Our popular self-raising flour has been embraced by millions of bakers over the years to ensure great results every time. Here at Homepride we blend a special raising agent into our finest plain flour to help you bake your favourite recipes with ease. Ideal for cakes, scones and biscuit recipes.
To keep this flour at its very best, never let the flour become damp. Store in a cool dry place, with good circulation. Never mix old and new flour.
Prepare & Use
This flour is produced on a site that also produces products containing soya
Country of Origin
Country of Packing
Kerry Foods, PO Box 1246, Warrington, WA4 9QN.
- Contains:Gluten, Wheat
Wheatflour, Raising Agents: Sodium Hydrogen Carbonate, Disodium Diphosphate, Monocalcium Phosphate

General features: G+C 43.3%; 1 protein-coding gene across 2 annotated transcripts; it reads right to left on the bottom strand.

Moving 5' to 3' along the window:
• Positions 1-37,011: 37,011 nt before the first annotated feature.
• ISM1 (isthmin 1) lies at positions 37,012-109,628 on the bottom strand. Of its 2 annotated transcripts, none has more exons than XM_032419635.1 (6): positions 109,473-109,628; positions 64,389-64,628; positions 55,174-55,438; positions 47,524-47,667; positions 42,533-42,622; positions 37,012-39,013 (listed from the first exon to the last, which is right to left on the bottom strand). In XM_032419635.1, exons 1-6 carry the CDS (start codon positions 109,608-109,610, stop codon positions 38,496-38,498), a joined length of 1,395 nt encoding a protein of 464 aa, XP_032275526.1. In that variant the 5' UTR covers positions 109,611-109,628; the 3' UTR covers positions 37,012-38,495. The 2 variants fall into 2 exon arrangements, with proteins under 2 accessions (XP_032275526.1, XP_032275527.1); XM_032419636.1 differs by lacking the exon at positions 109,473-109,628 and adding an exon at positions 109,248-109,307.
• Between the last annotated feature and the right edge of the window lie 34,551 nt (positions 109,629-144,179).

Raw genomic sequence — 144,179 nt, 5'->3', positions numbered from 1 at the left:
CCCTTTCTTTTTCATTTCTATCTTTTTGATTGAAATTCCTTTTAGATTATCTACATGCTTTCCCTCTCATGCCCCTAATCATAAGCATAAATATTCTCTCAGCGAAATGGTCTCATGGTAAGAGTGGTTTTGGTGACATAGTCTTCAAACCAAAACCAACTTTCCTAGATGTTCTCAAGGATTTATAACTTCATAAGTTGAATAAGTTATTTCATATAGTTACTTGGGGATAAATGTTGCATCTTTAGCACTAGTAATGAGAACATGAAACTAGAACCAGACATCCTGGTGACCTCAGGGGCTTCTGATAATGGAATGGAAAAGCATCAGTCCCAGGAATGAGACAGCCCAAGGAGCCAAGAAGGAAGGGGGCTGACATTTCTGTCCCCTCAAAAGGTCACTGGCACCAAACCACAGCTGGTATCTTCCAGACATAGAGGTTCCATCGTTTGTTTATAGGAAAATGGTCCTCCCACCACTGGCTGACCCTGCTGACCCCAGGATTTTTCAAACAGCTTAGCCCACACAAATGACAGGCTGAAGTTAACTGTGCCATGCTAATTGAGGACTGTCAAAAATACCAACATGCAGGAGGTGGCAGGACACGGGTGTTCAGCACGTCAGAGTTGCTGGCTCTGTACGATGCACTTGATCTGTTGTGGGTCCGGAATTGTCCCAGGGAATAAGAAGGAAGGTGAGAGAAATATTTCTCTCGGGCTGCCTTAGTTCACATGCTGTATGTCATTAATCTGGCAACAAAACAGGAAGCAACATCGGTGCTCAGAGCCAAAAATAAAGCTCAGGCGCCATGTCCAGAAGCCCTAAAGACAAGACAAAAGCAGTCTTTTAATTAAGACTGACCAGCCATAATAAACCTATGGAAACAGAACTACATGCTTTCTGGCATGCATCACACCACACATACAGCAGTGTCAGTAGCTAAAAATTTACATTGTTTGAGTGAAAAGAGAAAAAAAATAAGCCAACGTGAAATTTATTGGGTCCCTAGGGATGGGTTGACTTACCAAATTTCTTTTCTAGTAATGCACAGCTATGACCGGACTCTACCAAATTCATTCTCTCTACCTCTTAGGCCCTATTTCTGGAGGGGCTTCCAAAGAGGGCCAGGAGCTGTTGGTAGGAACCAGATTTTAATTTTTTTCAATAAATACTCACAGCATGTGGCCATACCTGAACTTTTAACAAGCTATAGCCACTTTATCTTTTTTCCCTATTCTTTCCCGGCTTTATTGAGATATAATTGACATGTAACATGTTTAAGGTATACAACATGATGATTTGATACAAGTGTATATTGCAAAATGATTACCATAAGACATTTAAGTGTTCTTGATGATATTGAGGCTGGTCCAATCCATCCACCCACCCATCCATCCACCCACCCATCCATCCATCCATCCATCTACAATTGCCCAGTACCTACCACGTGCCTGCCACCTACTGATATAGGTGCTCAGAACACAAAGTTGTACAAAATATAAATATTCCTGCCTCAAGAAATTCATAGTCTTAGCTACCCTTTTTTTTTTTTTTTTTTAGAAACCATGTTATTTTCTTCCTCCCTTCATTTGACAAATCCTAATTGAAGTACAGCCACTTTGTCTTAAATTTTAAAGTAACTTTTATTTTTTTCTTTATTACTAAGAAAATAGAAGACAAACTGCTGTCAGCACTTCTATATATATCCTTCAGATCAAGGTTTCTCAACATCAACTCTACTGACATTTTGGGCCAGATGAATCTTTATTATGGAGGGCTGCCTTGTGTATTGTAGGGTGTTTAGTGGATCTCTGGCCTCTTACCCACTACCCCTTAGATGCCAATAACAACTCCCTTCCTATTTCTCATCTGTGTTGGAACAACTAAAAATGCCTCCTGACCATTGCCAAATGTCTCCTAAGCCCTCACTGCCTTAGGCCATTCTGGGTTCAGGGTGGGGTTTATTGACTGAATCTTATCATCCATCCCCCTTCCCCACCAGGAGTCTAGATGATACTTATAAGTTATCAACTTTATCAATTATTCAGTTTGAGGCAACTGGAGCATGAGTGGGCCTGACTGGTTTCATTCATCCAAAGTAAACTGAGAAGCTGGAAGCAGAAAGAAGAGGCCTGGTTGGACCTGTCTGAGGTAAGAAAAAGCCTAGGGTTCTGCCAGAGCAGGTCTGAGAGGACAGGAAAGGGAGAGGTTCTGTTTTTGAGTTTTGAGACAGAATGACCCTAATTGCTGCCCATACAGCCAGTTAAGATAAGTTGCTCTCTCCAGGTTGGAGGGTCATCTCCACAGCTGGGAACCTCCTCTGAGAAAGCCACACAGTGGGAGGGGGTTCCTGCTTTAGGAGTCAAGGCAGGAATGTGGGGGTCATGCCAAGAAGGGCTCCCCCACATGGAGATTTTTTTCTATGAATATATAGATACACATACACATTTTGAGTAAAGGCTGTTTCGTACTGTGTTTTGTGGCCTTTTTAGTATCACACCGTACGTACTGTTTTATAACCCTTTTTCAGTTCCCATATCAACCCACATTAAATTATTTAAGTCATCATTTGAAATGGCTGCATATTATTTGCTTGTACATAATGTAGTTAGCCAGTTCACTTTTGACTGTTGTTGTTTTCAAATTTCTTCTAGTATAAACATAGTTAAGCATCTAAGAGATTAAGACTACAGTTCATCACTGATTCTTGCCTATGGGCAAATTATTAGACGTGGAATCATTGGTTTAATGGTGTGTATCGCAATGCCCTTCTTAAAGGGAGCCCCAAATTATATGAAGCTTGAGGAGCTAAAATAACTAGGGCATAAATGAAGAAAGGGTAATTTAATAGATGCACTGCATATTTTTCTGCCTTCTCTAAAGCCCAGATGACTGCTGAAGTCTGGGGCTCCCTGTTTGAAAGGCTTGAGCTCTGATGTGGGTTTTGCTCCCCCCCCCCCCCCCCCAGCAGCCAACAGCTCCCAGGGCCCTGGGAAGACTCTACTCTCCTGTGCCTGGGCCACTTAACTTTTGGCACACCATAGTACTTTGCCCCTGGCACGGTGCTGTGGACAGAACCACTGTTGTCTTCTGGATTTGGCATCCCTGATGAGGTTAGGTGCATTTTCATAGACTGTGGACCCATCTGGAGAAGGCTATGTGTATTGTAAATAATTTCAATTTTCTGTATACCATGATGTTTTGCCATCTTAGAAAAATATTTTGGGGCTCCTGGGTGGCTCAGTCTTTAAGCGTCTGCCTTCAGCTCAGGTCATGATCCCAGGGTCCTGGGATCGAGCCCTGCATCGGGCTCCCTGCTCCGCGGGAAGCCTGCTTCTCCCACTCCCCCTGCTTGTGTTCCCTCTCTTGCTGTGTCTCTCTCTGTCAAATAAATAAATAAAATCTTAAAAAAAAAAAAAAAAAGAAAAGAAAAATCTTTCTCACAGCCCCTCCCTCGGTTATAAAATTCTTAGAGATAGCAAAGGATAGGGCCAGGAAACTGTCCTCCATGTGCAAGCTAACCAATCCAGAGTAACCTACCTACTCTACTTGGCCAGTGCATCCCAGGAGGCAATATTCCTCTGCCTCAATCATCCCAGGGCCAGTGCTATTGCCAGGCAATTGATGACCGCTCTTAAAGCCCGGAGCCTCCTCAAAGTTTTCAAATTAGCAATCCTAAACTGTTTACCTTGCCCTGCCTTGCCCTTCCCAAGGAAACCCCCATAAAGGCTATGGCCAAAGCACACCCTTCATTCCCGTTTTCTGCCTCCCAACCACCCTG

|Typical Values||per 100g|
|of which sugars||19.4g|
|of which saturates||0.3g|
Homepride has been helping Britain get baking since the 1920s. It has become an iconic brand, with the help of our chief flour grader Fred. Our unique production method creates finer flour that is sieved before it gets to you, so there are no nasty lumps. Homepride Flour comes in a resealable carton, so there's less mess and the flour stays fresh.
Scroll down to read about the history of Homepride, or follow the navingation links to find out more about our products, to see how flour is made or to watch our old TV ads...
Homepride began life in the Midlands as a pre-packed flour manufactured by Robbins and Power. The brand was later taken over by Spillers, a company that had been making flour since 1897.
1940's to 1960's
Manufacturing of the Homepride brand was put on hold while Spillers sold its pre-packed flour under a range of regional brand names e.g. McDougall’s, Feathery Flake, Spillers Albatross.
A technological breakthrough in flour production meant that bakers would no longer need to sift their flour. The new flour had no large grains or dust, and was launched as a national brand - Spillers Homepride. The launch was supported by advertising that highlighted the need not to sieve, with the strapline "Graded Grains Make Finer Flour".